Health Scan: TAU researchers find new way to target and kill cancer cells

“We believe we have identified a new and highly effective mechanism for treating cancer that may be suitable for a variety of malignant tumors.”

Tel Aviv University (photo credit: WIKIMEDIA)
Tel Aviv University
(photo credit: WIKIMEDIA)
A way to harness a natural rapid-death mechanism that exists in every cell and protects against cell division errors so cancer cells can be eliminated has been developed at Tel Aviv University and elsewhere.
Prof. Malka Cohen-Armon of the physiology and pharmacology department of the Sackler Faculty of Medicine led the work, in cooperation with Prof. Shai Yizraeli and Dr. Talia Golan at the Cancer Research Center at Sheba Medical Center and Hadassah University Medical Center’s Prof. Tamar Peretz and colleagues.
The research has just been published in the journal Oncotarget.
“As early as 2009, we discovered that molecules that are derivatives of phenyridin (three-ring carbons) effectively kill cells of metastatic breast cancer that do not respond to conventional therapies,” said Cohen-Armon.
“We then tested the effect of molecules on resistant cells taken from other types of human malignant tumors – ovarian cancer, colorectal cancer, pancreatic cancer and rare types of brain cancer and lung cancer. We found that these molecules kill all of them very effectively within 48 to 96 hours. We found that the procedure did no damage to healthy cells and that the cancerous cell was damaged during the cell division (mitosis) stage.”
To reveal the mechanism by which phenyridine is derived from the cancer cell, the researchers scanned the phenyridine response of all proteins in the cell known to be related to cell division. In this way, they identified a number of specific proteins that undergo change under the influence of phenyridine only in the cancerous cell, while in the healthy cell they do not respond to it at all.
“In a proper division, the chromosomes of the mother cell replicate precisely, and the two chromosome systems that are formed are aligned against each other across the width of a two-pole spindle that is created in the mother’s cell,” explained Cohen-Armon.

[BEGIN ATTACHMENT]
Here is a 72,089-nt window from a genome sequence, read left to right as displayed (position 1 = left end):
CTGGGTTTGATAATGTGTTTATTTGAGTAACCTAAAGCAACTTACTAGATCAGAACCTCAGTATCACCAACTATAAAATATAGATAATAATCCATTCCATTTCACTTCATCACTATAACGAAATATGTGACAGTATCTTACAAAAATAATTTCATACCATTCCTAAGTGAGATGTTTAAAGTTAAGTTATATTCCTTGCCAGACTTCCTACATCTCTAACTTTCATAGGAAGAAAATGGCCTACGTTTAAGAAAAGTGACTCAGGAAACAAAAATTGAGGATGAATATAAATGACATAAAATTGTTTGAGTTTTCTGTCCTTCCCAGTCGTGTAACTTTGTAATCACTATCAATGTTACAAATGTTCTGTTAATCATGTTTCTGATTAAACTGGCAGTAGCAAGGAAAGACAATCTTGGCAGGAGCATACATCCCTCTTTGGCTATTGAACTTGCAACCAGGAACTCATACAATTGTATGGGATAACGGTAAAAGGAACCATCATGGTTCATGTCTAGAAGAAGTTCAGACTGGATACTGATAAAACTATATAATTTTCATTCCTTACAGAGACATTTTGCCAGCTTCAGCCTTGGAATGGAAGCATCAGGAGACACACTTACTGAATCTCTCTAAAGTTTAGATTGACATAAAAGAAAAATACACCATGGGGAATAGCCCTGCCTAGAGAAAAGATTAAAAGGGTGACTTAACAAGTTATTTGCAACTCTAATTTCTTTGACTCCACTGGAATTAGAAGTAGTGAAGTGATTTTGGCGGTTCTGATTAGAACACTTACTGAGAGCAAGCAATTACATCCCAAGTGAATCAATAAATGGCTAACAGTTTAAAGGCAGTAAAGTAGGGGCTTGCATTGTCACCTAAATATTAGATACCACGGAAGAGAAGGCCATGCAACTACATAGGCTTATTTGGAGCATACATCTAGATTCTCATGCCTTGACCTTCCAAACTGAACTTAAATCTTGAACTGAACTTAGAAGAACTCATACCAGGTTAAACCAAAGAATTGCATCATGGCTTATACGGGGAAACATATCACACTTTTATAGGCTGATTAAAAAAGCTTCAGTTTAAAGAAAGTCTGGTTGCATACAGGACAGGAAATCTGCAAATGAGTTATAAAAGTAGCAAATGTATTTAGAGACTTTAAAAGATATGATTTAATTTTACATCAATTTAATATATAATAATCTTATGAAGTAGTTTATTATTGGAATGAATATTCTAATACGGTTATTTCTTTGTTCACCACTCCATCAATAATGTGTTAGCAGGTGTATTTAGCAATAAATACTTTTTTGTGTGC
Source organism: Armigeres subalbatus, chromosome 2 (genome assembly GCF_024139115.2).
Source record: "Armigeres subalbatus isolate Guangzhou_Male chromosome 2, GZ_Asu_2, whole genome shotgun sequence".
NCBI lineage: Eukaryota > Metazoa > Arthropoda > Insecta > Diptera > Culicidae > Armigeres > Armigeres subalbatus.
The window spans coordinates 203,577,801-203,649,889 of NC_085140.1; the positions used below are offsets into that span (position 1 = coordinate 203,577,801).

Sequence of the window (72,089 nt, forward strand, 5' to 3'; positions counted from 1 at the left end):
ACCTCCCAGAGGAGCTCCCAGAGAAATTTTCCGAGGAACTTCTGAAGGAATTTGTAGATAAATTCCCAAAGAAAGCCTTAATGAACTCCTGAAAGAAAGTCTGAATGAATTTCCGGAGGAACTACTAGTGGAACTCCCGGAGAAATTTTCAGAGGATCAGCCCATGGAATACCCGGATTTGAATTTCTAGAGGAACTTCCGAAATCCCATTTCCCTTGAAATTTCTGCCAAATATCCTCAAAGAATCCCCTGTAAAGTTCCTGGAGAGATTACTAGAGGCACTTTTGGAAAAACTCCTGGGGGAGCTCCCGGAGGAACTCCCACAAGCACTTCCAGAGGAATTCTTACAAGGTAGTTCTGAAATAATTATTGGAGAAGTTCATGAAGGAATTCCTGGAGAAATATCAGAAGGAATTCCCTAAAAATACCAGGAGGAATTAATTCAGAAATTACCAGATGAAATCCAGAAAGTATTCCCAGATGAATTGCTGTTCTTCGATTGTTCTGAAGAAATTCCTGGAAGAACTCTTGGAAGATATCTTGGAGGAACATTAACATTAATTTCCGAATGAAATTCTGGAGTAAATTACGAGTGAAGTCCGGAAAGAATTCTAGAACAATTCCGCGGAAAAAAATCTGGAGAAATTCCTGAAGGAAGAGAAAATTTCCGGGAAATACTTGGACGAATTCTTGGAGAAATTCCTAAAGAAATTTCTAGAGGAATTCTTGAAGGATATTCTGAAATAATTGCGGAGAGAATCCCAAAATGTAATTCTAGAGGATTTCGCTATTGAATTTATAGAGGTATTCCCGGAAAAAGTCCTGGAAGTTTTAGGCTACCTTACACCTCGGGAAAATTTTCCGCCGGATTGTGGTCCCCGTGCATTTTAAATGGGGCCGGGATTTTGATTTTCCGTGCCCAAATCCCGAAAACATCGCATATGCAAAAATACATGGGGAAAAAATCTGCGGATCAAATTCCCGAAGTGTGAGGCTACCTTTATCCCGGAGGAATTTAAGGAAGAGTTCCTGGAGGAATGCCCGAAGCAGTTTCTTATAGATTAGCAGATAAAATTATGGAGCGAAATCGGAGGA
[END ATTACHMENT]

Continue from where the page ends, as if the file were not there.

The chromosomes of the pancreatic cancer disrupt the activity, resulting in a small spindle in the cancerous cell with scattered chromosomes. To prevent abnormal cell division following the malfunction, the cell “commits suicide,” triggering a natural mechanism of rapid death in any cell that does not divide properly, thus destroying the cancer cells. Moreover, since the attack is at the cell-division stage, the efficacy of the treatment increases in cancerous cells that divide at a high rate – usually in particularly violent malignant tumors.”
After examining the mechanism of cell cultures in the laboratory, the researchers sought to test its effectiveness in mice that underwent implantation of human cancer tissue. The result was promising; after the phenyridine treatment, the tumors stopped developing, and about two weeks later, the tumors in the treated mice were significantly smaller than those in the untreated control group.
“We believe we have identified a new and highly effective mechanism for treating cancer that may be suitable for a variety of malignant tumors,” concluded Cohen-Armon.
“We intend to develop molecules that interfere with the protein activity we have identified, thus harnessing the natural mechanism of rapid death at the time of cell division to kill violent cancer cells. Later, we will examine the feasibility of these molecules for use as a drug in humans.”

Hearing their mother’s voice can benefit the health of infants born prematurely, according to a recent review of 15 studies of 512 infants published from 2000 to 2015. Hearing the maternal voice, either recorded or live, was linked with the physiologic and behavioral stabilization of premies, with fewer cardiorespiratory events. The researchers, however, lacked enough evidence to see if there was a long-term effect.
“Preterm infants become more stable when mothers talk and sing to them, with potential clinical benefits on autonomous nervous system maturation,” said Dr. Manuela Filippa, lead author of the Acta Paediatrica study.
“This is an appeal to caring teams for supporting vocal contact between parents and preterm infants, as well as an invitation to investigate its long-term effects on preterm infants’ development.”
People who mix highly caffeinated energy drinks with their alcoholic beverages may be at increased risk for injury, according to a recent review in the Journal of Studies on Alcohol and Drugs.
Researchers at the University of Victoria’s Center for Addictions Research in British Columbia in Canada searched for peer-reviewed journal articles on the topic of alcohol and energy drinks published from 1981 to 2016. They found 13 that fit their criteria and were able to be analyzed. Of those, 10 showed evidence of a link between the use of alcohol mixed with energy drinks and an increased risk of injury compared to drinking alcohol only. The study classified injuries as unintentional (such as falls or motor vehicle accidents) and intentional (such as fights or other physical violence).
“The stimulant effects of caffeine mask the result that most people get when they drink,” says lead study author Audra Roemer. “Usually when you’re drinking alcohol, you get tired and go home. Energy drinks mask that, so people may underestimate how intoxicated they are, end up staying out later, consume more alcohol and engage in risky behavior and more hazardous drinking practices.”